Why aren’t airlines embracing every customer during COVID?



I travel for a living — or at least I did.

Up until the pandemic, I documented the peoples and places I visited for various outlets and on Instagram and secretly loved to fly. I adored everything about being up in the air, including things others take sport in castigating: the airlines. They wooed me with loyalty programs, pursued me with credit card deals, played to my ego with upgrades, and romanced me with tiny bottles of wine and cheese plates from Murray’s.

Sure, things went wrong from time to time, but these problems were always smoothed over by customer support who found ways to prove I was important to them.

But, as the old saying goes, you only know who your true friends are when you’re down. My once-happy love affair with the airlines is now a victim of COVID.

Like many, I was forced to stop flying for the better part of a year. And when I finally started going back to those airlines I loved so much, I discovered the skies were no longer friendly.

Over the past few months, I had to fly back and forth to Cincinnati, Ohio, to take care of elderly relatives there. My first flight was with United, which was stuffing its planes to the gills, claiming that air filters made it safe to fly if everyone wore masks. But, on both legs of that overly packed and panic-inducing journey, several people near me did not wear their masks for most of the flight once it was wheels up, and nobody was castigated for it. (Over Instagram messaging, United told me: “We notify customers in advance if their flight is expected to be at 70 percent capacity or above, allowing for changes without fees.” It then directed me to a study claiming “the risk of breathing in a COVID-19 particle on a flight is just 0.003%.”) 

Airlines have been bailed out to the tune of $39 billion and passengers are coming back, so it's time to reinstate good old fashioned customer service.
Airlines have been bailed out to the tune of $39 billion and passengers are coming back, so it’s time to reinstate good old fashioned customer service.
Getty Images

So, on the next flight to see my family, I chose to fly with Delta, which blocks off seats to enforce social distancing and whose crew specifically calls out sneaky anti-maskers for not covering up. These measures made me feel safe and respected by the airline.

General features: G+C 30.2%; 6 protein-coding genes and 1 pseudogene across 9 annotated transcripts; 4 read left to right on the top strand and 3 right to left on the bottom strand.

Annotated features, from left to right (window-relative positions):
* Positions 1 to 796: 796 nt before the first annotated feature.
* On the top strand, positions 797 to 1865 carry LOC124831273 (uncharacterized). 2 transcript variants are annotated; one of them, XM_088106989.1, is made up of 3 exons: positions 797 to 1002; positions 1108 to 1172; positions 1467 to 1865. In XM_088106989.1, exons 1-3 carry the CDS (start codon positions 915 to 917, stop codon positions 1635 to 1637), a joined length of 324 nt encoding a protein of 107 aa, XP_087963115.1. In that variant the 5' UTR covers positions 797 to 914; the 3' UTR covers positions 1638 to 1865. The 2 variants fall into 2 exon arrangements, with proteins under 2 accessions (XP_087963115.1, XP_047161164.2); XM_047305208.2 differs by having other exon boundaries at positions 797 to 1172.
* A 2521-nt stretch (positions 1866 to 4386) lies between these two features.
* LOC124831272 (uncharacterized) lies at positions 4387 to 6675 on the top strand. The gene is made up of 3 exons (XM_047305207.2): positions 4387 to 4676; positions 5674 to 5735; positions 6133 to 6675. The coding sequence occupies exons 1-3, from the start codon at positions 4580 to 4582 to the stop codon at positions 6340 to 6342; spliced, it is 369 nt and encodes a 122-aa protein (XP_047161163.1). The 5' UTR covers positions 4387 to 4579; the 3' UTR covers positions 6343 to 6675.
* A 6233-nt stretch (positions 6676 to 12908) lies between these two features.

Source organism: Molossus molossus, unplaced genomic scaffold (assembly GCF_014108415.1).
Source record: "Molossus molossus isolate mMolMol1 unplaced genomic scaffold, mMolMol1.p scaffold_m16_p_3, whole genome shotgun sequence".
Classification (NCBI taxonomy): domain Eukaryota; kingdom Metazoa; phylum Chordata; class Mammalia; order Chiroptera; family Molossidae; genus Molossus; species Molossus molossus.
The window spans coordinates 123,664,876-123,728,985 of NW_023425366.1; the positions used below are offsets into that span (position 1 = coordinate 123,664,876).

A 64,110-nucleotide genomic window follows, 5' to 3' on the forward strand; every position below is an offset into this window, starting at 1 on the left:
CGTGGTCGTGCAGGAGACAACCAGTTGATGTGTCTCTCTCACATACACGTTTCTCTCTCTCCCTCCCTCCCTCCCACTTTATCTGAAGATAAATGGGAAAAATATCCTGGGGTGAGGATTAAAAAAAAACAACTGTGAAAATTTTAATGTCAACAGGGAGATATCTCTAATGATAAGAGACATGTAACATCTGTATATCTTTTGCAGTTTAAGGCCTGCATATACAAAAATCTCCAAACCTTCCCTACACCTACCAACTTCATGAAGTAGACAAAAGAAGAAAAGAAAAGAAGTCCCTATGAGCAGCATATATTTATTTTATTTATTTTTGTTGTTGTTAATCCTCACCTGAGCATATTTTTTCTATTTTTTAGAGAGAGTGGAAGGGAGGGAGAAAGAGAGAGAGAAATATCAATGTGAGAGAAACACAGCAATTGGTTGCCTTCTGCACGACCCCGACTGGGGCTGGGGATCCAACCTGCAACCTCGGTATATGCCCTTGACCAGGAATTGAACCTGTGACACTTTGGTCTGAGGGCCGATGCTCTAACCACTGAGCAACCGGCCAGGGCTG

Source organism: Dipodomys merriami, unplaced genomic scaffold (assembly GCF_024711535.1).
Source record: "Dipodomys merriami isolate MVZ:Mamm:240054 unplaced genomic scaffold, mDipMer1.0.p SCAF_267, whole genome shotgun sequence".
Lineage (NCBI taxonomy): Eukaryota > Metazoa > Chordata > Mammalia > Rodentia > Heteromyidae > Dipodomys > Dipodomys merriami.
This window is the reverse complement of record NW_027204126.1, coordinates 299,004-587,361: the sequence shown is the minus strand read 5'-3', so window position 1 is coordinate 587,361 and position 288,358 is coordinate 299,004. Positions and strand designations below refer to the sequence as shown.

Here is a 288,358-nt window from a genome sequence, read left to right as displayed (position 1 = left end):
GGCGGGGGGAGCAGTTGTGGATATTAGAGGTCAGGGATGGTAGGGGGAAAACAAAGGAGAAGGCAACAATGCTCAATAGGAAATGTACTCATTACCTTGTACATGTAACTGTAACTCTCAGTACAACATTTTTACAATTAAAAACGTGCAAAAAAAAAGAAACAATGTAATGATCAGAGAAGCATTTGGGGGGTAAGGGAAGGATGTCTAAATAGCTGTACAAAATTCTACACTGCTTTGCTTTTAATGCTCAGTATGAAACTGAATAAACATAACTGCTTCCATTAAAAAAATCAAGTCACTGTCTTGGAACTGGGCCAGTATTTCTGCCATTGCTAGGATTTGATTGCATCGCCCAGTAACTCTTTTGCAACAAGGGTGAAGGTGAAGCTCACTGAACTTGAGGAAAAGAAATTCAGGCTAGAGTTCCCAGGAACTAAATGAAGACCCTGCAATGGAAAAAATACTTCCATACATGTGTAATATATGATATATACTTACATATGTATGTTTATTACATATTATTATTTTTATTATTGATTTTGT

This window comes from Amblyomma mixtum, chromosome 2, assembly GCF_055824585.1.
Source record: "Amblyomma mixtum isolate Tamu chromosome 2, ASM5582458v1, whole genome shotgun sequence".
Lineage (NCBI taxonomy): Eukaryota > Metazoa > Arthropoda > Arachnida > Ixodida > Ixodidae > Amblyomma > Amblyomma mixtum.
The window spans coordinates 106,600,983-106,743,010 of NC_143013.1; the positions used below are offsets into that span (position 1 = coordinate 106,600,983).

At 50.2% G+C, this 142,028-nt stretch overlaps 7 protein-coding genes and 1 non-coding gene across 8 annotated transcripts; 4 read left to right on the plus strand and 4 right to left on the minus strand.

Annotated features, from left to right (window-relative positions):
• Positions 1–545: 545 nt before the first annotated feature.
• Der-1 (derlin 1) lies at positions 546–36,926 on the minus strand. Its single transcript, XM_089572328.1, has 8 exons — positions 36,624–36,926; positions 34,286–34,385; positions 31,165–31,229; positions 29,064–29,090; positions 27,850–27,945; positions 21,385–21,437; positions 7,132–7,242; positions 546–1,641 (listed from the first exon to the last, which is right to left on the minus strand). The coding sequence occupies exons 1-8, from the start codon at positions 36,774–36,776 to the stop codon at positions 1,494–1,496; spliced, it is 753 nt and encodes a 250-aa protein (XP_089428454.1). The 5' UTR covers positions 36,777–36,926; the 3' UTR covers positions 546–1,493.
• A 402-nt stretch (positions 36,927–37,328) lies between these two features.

However, in order to fly direct, I had to buy the ticket with cash — instead of with the many air miles I’ve earned over the years. And when I needed to change a flight, I was charged in miles and had to pay in cash for taxes. So much for free flight changes. 

Still, this is a minor gripe. My most egregious experience so far has been with JetBlue — and I haven’t even gotten on the plane yet. 

After I got vaccinated, I decided I needed to start working as a travel journalist again, beginning with a trip to the Bahamas next month. You would think that, after the strife of the past year, the airlines would welcome back travelers with open arms. But, over the last two months, JetBlue has changed the details of my upcoming flight so many times my head is spinning. Flights that were once direct are now layovers. My return to NYC was bumped back a whole day, even though other flights to the area are available. 

There are supposed to be protections for airline customers like the Airline Passengers’ Bill of Rights, which states: “Bumped passengers subject to short delays can claim up to $650, while those subject to longer delays can claim up to $1,300.” 

But when my travel companion called JetBlue to ask about this policy, she was told by customer service (after being kept on hold for two hours): “Oh, we don’t do that anymore.” 

I didn’t realize a bill of rights was optional. Nice to know! Not until I finally complained to JetBlue and told them I was writing this story did I get a seat on another flight returning on my original day and a $100 credit in my JetBlue account. 

(JetBlue did not reply to questions I e-mailed to them for this story.) 

The Passengers' Bill of Rights is meant to compensate fliers when they get bumped. Are those rights optional now?
The Passengers’ Bill of Rights is meant to compensate fliers when they get bumped. Are those rights optional now?
VIEWpress via Getty Images

Now, let’s be clear: I get it — it’s been a rough year for all of us. Especially the airline industry, where COVID losses in that sector are estimated to be $35 billion. However, the airlines are expected to get $14 billion in relief packages on top of the $25 billion they received last year — a total of $39 billion before this summer when travel will likely skyrocket. This more than makes them whole, as opposed to the piddling COVID relief checks sent out to us individuals, who may or may not have received an extra $1,400 this month. 

The airlines can no longer cry poverty or blame COVID for their problems. It’s time they get their act together and respect the customers who are coming back, trying to return to normal. We are, after all, the ones who use their services and prop up their stocks after the government no longer will. 

Unfortunately, Americans don’t have a lot of options when it comes to domestic flights, but from now on, I will exercise the limited options I have to fly with airlines that respect my physical and mental health, my loyal patronage, my money and my schedule. 

In the meantime, I have canceled my airline credit cards and I’m back on the market with my love and historic loyalty up for grabs. If only we had airline Tinder. 

Paula Froelich is the founder and editor of the online travel magazine for women, A Broad Abroad. Instagram @pfro 


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